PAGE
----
Before you react to this blog post, read the Wall Street Journal article from the link below. The point: There is NO chance that this earth is here because of some "big bang". There must have been a creator, an intelligence that planned it all. The Bible describes this intelligence as God. He loves you and planned for this world to sustain you. He also planned for the next world to sustain you there, too. It's called heaven. Care to know how to get there?
Click HERE for the WSJ article
Garbage in, garbage out. What we put into our minds is ultimately that which comes out of our minds, hearts, and mouths. Proverbs 23:7 says, "...as he thinks in his heart, so is he...."
Our thoughts and mind are so important! Watch TV with foul language constantly, and it won't be long before you let an expletive slip out. We must guard our minds and hearts! Here's how:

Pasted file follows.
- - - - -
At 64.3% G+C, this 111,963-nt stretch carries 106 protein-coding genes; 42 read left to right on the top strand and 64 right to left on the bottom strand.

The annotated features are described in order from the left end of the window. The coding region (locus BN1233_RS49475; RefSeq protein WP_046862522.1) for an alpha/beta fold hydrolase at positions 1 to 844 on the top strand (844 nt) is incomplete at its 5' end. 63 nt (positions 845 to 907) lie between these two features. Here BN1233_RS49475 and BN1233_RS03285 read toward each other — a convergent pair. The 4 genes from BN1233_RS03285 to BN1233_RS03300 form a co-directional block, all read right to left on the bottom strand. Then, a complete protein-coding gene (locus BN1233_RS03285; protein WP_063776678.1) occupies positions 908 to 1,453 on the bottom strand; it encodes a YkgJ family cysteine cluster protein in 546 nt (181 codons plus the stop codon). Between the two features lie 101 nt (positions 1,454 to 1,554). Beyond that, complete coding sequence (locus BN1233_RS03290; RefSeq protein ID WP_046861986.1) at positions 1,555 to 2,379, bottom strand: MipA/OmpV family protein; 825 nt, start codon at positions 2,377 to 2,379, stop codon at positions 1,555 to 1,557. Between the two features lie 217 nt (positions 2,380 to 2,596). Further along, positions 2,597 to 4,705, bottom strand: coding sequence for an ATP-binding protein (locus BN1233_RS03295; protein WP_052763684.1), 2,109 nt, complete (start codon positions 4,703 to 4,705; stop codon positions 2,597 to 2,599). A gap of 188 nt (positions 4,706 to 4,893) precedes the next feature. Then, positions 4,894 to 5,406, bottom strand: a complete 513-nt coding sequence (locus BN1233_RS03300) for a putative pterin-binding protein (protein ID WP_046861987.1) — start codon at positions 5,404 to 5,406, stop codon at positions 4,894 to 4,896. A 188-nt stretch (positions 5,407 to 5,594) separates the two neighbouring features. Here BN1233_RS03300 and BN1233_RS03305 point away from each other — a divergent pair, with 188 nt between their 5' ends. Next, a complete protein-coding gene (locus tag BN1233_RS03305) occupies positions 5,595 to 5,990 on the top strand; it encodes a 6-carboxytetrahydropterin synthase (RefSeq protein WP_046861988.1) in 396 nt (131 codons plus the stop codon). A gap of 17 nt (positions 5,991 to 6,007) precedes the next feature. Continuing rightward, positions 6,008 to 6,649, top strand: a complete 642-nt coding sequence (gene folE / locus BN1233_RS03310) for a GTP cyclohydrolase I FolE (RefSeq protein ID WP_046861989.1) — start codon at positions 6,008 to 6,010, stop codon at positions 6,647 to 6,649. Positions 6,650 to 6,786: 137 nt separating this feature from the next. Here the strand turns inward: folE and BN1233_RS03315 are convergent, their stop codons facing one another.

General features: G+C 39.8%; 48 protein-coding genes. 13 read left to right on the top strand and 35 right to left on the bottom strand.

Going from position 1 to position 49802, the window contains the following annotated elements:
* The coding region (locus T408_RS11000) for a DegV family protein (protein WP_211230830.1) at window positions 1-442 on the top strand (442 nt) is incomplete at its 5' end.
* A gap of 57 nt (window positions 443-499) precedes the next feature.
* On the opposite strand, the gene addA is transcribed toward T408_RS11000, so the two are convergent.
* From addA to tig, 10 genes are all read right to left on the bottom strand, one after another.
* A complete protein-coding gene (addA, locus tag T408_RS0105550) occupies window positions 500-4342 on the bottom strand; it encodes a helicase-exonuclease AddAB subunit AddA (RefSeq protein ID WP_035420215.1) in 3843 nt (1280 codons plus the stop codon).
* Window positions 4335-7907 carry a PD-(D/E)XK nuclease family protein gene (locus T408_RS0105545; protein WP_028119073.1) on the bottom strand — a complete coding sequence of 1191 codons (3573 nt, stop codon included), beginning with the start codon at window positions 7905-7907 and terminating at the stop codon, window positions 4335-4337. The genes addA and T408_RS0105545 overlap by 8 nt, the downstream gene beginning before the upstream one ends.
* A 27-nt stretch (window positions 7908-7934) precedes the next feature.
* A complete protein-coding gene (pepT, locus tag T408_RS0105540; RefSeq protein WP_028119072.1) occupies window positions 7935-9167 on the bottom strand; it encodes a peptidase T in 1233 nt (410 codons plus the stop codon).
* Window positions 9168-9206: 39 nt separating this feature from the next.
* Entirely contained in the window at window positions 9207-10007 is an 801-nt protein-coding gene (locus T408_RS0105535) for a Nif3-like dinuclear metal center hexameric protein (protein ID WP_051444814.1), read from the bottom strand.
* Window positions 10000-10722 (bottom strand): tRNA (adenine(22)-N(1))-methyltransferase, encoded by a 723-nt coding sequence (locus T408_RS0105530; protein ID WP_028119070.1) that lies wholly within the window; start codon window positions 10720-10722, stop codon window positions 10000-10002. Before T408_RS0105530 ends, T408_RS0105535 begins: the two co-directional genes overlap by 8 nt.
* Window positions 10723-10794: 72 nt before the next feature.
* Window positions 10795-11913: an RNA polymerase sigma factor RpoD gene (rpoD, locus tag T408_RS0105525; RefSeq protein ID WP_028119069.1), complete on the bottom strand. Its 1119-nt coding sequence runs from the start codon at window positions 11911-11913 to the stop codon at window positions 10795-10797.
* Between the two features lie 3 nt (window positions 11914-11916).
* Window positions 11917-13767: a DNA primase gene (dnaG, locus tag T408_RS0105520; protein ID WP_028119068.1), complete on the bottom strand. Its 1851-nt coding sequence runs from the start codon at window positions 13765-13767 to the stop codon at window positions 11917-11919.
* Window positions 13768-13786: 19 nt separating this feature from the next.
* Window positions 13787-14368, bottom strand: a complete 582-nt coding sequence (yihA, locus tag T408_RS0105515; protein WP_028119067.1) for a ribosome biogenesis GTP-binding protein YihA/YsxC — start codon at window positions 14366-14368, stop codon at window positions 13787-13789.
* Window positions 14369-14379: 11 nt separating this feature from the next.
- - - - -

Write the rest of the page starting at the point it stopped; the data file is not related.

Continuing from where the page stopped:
Watch your words. We speak differently when in front of people we love and respect, versus people who we dislike. In front of mom, we'll speak the right way. When someone swears in front of me, I always want to say, "You kiss your mom with that mouth?" The idea being that your mom wouldn't approve of your foul mouth and I bet she didn't raise you to speak that way.
If we would only imagine that with our words that God is listening, would that affect the way we speak and our language? I bet it would. But consider, God IS always listening! He DOES hear our words and our speech (Heb 4:13). Therefore, let's clean up the way we speak!